More about our experiences, with pictures, here:
This trail was not an easy one to ride on for recreational riders like ourselves. We started at the Price Rd. park, but didn't make it far since it was such a battle to negotiate the trail. We ended up just riding 5 miles around the park ( also quite hilly ).
I regularly train on all sections of the trail. It is deceptively hilly in parts which adds to my conditioning.
I use it everyday to get to and from work. It is very useful and convenient. It helps so that I can skip all the traffic and be on time to work. Love it!!!
Just a transition between trails, but the park is tired and worn, haven't seen anyone else on this trail and have used it many times
The trial is prefect for any nature freak or outdoorsy type. Animals are everywhere, trees are all over, and you eve get a few beautiful glimpses of the Caney River. The trail ranges from very easy to a bit challenging in some places. Bring the entire family and enjoy the day. I would suggest starting on the south end in the park.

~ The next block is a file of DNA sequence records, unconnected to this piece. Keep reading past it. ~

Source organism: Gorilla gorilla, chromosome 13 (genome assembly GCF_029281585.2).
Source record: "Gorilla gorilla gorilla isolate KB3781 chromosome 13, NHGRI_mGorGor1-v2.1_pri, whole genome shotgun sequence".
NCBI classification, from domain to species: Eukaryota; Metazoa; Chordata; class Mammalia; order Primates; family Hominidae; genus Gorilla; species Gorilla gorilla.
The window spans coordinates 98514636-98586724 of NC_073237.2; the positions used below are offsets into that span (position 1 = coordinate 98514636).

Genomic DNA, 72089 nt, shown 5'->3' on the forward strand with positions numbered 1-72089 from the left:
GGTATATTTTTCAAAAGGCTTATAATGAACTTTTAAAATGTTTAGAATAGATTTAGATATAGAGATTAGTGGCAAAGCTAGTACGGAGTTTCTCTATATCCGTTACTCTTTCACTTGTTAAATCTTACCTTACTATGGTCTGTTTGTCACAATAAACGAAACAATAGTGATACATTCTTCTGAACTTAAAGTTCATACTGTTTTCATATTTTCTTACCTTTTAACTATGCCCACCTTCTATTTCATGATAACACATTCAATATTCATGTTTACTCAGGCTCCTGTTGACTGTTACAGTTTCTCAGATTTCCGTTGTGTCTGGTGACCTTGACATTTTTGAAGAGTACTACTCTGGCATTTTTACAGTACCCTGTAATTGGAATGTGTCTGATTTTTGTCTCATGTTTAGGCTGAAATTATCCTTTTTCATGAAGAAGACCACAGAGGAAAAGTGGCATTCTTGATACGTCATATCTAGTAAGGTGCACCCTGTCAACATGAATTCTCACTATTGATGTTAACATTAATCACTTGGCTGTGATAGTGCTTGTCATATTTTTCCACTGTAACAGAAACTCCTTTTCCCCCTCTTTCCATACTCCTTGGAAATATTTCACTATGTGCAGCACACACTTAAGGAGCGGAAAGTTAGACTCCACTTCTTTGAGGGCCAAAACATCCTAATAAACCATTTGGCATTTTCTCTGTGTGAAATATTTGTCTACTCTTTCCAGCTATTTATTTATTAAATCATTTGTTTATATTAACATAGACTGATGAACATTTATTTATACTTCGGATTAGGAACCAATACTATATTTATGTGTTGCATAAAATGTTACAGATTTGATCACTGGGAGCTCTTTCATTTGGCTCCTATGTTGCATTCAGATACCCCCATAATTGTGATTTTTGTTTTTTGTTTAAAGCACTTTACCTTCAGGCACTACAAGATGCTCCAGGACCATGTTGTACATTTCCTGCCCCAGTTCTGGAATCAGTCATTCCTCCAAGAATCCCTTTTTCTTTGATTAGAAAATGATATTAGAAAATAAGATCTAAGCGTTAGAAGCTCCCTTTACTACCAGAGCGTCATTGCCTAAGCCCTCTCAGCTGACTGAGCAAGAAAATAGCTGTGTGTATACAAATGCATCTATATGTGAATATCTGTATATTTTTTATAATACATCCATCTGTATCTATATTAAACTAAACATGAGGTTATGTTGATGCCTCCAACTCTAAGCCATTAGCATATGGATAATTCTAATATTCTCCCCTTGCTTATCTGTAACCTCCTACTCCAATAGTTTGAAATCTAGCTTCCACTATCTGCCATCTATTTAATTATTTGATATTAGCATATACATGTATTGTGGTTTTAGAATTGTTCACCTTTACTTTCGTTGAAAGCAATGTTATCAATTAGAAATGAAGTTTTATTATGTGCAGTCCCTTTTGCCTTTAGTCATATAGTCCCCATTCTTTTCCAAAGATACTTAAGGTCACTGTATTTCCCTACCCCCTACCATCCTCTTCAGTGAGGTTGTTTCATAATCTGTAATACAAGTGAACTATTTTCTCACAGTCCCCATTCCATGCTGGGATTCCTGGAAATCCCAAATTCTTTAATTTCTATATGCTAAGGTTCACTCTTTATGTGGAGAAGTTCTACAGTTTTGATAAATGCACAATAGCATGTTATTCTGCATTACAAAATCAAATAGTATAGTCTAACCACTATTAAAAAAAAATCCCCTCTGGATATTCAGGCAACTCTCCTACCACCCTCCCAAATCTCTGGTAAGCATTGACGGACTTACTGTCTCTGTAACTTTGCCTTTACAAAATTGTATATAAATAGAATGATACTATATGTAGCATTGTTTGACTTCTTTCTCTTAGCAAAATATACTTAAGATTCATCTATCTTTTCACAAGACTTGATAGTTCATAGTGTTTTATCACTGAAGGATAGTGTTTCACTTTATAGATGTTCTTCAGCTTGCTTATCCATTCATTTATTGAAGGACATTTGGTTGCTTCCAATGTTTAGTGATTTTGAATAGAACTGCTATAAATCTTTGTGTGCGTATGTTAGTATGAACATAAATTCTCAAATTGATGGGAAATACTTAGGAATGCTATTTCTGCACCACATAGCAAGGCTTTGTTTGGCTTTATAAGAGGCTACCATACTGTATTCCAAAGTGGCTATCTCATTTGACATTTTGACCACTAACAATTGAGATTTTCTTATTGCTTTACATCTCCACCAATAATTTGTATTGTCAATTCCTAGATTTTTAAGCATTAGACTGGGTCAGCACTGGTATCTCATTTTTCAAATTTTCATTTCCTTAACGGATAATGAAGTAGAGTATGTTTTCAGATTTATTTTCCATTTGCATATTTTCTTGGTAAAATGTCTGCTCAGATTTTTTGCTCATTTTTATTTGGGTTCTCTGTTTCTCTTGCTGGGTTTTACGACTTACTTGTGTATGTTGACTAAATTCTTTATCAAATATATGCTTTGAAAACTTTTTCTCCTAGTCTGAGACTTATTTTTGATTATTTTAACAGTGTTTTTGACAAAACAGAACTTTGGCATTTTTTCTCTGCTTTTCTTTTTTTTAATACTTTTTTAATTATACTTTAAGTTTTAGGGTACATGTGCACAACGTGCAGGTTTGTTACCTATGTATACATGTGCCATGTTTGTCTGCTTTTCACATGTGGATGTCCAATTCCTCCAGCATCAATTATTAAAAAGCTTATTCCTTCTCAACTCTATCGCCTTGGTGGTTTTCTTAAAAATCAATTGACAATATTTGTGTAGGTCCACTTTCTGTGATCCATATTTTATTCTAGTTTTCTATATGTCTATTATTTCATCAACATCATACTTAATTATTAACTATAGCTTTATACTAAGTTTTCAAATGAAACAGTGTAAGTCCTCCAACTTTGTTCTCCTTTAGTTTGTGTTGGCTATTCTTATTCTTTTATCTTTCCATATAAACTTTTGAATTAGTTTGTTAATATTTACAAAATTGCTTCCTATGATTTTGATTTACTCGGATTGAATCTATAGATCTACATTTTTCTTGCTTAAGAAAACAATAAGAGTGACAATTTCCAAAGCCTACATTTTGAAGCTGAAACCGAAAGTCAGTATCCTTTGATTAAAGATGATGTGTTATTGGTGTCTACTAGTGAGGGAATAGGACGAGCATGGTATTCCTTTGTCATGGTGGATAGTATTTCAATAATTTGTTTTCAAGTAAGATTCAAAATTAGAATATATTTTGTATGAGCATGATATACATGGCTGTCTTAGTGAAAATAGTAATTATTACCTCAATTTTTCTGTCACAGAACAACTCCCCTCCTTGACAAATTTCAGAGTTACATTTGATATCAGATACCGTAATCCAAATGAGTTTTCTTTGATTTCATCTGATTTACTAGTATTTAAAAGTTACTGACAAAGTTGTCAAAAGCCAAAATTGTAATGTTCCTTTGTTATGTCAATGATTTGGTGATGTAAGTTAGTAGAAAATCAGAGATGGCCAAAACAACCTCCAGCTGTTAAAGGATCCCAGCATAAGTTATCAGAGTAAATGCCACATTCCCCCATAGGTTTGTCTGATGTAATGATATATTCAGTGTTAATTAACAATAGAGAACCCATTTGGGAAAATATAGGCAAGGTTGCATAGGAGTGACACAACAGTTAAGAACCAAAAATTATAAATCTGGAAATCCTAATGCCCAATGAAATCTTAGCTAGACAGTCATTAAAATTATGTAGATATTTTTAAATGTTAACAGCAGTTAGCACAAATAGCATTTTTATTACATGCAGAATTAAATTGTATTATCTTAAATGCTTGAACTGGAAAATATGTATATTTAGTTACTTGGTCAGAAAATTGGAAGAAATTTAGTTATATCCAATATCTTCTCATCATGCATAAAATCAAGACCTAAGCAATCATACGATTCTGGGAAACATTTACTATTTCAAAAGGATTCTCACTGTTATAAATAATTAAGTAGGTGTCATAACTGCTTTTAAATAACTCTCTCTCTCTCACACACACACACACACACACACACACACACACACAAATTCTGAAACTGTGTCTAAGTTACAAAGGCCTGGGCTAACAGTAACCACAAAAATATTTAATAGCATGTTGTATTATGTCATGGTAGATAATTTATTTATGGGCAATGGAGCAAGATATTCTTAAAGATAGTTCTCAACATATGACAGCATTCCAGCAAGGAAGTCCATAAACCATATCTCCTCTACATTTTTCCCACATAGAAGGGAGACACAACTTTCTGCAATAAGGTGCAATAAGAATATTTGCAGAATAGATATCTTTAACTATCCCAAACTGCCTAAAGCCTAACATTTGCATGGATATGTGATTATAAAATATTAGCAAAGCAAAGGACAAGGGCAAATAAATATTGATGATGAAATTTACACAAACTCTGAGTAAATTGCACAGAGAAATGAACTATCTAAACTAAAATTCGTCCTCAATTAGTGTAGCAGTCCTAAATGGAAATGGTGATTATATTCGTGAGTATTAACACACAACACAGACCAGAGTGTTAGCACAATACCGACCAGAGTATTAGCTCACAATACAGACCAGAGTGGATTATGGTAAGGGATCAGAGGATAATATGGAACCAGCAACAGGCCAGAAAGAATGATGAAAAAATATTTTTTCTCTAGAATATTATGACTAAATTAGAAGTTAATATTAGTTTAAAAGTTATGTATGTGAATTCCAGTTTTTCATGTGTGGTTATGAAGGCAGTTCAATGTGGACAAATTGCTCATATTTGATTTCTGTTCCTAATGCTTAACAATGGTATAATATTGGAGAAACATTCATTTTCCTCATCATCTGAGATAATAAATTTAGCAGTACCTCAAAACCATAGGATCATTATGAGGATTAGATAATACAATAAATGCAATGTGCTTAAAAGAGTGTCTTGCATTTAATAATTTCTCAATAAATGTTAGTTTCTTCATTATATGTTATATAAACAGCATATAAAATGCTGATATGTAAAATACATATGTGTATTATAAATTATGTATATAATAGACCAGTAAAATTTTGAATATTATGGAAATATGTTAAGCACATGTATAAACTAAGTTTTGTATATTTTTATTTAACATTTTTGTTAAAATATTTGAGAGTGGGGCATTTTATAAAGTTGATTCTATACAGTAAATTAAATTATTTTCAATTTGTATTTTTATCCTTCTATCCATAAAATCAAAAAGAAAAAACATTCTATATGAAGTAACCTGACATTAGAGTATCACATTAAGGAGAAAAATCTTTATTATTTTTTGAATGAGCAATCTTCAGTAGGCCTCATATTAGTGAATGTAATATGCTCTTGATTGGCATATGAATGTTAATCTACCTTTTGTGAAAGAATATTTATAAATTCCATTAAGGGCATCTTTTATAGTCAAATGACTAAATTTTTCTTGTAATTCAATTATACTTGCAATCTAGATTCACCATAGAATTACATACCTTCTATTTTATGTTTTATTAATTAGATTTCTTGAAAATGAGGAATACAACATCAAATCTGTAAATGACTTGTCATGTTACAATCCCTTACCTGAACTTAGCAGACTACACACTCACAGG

This easy to access trail provides an easy walk with beautiful scenery. The park description doesn't mention it, but there is parking at the north end of the trail just south of 39th St (Route 66). There is access to the top of the dam about half way on the trail. It's fun to walk across the water on the dam's edge. One side of the trail offers a lake view, and the other side offers views of some lovely residences that were pretty fabulous in their day. An enjoyable city walk.
Rode this trail from Tulsa to Skiatook and back. Not that much to see but if you want miles and want not much traffic this is a trail for you. Better make sure you have at least one spare tube lots of glass on the trial
This is a nice little neighborhood trail with lots of beautiful color in the spring. The only slight downfall to it is the road noise from I-44